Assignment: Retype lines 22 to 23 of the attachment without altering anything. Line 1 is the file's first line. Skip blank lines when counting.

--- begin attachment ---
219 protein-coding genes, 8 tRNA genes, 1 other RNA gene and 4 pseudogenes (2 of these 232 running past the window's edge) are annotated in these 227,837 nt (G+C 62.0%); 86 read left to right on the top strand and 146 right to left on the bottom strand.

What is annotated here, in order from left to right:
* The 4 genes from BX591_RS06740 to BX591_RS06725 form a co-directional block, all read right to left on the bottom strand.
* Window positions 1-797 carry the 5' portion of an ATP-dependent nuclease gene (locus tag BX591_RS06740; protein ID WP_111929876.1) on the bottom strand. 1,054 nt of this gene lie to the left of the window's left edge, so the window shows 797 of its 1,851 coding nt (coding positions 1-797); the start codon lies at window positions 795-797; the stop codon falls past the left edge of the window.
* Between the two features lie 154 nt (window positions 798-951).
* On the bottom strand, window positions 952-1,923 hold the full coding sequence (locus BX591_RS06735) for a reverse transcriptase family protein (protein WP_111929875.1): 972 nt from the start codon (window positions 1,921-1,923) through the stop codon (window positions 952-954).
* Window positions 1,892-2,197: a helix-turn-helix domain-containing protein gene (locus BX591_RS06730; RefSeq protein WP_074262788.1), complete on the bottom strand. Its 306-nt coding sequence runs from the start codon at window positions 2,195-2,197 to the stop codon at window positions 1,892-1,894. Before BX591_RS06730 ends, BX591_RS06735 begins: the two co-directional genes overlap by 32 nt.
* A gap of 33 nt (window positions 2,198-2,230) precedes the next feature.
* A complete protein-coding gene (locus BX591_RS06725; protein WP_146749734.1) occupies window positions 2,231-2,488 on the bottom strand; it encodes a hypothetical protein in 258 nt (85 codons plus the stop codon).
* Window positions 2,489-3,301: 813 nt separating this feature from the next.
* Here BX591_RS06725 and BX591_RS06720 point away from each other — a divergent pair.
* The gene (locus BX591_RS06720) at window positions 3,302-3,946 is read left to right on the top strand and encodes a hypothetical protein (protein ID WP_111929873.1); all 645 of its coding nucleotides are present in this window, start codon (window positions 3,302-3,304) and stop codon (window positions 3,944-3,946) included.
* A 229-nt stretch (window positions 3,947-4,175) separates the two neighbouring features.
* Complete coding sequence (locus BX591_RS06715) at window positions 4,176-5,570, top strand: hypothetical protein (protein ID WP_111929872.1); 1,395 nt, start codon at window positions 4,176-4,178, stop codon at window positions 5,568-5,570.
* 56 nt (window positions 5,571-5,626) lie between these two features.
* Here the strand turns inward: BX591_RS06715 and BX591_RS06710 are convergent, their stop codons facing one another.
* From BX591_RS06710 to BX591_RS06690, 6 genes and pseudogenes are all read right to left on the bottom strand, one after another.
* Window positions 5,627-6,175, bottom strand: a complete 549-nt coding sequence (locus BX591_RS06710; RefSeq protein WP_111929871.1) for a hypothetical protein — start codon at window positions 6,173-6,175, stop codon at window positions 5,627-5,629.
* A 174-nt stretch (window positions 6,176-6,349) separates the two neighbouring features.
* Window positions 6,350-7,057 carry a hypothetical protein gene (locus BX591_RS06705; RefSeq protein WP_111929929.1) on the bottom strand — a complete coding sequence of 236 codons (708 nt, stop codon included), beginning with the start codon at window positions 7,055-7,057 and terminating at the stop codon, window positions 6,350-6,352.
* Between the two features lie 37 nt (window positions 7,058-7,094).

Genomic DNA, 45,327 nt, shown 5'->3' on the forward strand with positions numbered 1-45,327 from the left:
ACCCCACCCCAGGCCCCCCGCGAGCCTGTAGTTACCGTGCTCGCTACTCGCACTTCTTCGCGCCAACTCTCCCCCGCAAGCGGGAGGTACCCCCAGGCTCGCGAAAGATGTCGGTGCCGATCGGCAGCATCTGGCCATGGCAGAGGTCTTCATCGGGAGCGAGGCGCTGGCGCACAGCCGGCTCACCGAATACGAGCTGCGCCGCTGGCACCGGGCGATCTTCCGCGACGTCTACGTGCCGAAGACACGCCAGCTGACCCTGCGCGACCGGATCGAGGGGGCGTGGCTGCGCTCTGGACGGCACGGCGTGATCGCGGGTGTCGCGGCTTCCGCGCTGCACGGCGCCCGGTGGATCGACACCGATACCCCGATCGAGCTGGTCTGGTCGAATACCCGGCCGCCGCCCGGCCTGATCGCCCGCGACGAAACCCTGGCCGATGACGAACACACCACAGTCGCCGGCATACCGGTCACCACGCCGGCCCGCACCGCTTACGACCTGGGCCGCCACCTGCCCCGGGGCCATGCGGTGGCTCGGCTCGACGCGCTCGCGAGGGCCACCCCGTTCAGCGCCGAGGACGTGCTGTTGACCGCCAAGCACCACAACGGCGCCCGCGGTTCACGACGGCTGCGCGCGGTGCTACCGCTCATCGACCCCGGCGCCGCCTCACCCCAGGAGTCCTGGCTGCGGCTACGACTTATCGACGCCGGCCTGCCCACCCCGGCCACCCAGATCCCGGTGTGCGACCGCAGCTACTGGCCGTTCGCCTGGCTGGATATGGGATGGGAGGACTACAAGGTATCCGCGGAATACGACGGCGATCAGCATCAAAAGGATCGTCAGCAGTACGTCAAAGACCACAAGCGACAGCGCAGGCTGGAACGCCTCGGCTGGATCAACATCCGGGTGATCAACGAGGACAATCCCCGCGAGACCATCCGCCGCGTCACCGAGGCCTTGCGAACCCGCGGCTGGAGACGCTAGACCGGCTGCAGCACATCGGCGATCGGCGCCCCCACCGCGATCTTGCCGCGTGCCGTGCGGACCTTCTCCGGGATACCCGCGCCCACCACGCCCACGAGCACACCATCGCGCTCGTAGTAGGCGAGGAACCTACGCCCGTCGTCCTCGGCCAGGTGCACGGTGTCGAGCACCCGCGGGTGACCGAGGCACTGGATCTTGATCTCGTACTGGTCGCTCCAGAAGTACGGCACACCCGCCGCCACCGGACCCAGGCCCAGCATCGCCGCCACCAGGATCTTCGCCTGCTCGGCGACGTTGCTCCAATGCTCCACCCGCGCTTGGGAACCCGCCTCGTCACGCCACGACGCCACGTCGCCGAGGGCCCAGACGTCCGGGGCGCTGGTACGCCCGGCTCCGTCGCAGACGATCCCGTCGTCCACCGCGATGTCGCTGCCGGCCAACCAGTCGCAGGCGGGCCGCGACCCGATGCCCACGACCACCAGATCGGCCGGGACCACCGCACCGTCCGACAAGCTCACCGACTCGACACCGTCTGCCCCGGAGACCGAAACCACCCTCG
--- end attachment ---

Genomic DNA, 45,327 nt, shown 5'->3' on the forward strand with positions numbered 1-45,327 from the left:
ACCCCACCCCAGGCCCCCCGCGAGCCTGTAGTTACCGTGCTCGCTACTCGCACTTCTTCGCGCCAACTCTCCCCCGCAAGCGGGAGGTACCCCCAGGCTCGCGAAAGATGTCGGTGCCGATCGGCAGCATCTGGCCATGGCAGAGGTCTTCATCGGGAGCGAGGCGCTGGCGCACAGCCGGCTCACCGAATACGAGCTGCGCCGCTGGCACCGGGCGATCTTCCGCGACGTCTACGTGCCGAAGACACGCCAGCTGACCCTGCGCGACCGGATCGAGGGGGCGTGGCTGCGCTCTGGACGGCACGGCGTGATCGCGGGTGTCGCGGCTTCCGCGCTGCACGGCGCCCGGTGGATCGACACCGATACCCCGATCGAGCTGGTCTGGTCGAATACCCGGCCGCCGCCCGGCCTGATCGCCCGCGACGAAACCCTGGCCGATGACGAACACACCACAGTCGCCGGCATACCGGTCACCACGCCGGCCCGCACCGCTTACGACCTGGGCCGCCACCTGCCCCGGGGCCATGCGGTGGCTCGGCTCGACGCGCTCGCGAGGGCCACCCCGTTCAGCGCCGAGGACGTGCTGTTGACCGCCAAGCACCACAACGGCGCCCGCGGTTCACGACGGCTGCGCGCGGTGCTACCGCTCATCGACCCCGGCGCCGCCTCACCCCAGGAGTCCTGGCTGCGGCTACGACTTATCGACGCCGGCCTGCCCACCCCGGCCACCCAGATCCCGGTGTGCGACCGCAGCTACTGGCCGTTCGCCTGGCTGGATATGGGATGGGAGGACTACAAGGTATCCGCGGAATACGACGGCGATCAGCATCAAAAGGATCGTCAGCAGTACGTCAAAGACCACAAGCGACAGCGCAGGCTGGAACGCCTCGGCTGGATCAACATCCGGGTGATCAACGAGGACAATCCCCGCGAGACCATCCGCCGCGTCACCGAGGCCTTGCGAACCCGCGGCTGGAGACGCTAGACCGGCTGCAGCACATCGGCGATCGGCGCCCCCACCGCGATCTTGCCGCGTGCCGTGCGGACCTTCTCCGGGATACCCGCGCCCACCACGCCCACGAGCACACCATCGCGCTCGTAGTAGGCGAGGAACCTACGCCCGTCGTCCTCGGCCAGGTGCACGGTGTCGAGCACCCGCGGGTGACCGAGGCACTGGATCTTGATCTCGTACTGGTCGCTCCAGAAGTACGGCACACCCGCCGCCACCGGACCCAGGCCCAGCATCGCCGCCACCAGGATCTTCGCCTGCTCGGCGACGTTGCTCCAATGCTCCACCCGCGCTTGGGAACCCGCCTCGTCACGCCACGACGCCACGTCGCCGAGGGCCCAGACGTCCGGGGCGCTGGTACGCCCGGCTCCGTCGCAGACGATCCCGTCGTCCACCGCGATGTCGCTGCCGGCCAACCAGTCGCAGGCGGGCCGCGACCCGATGCCCACGACCACCAGATCGGCCGGGACCACCGCACCGTCCGACAAGCTCACCGACTCGACACCGTCTGCCCCGGAGACCGAAACCACCCTCG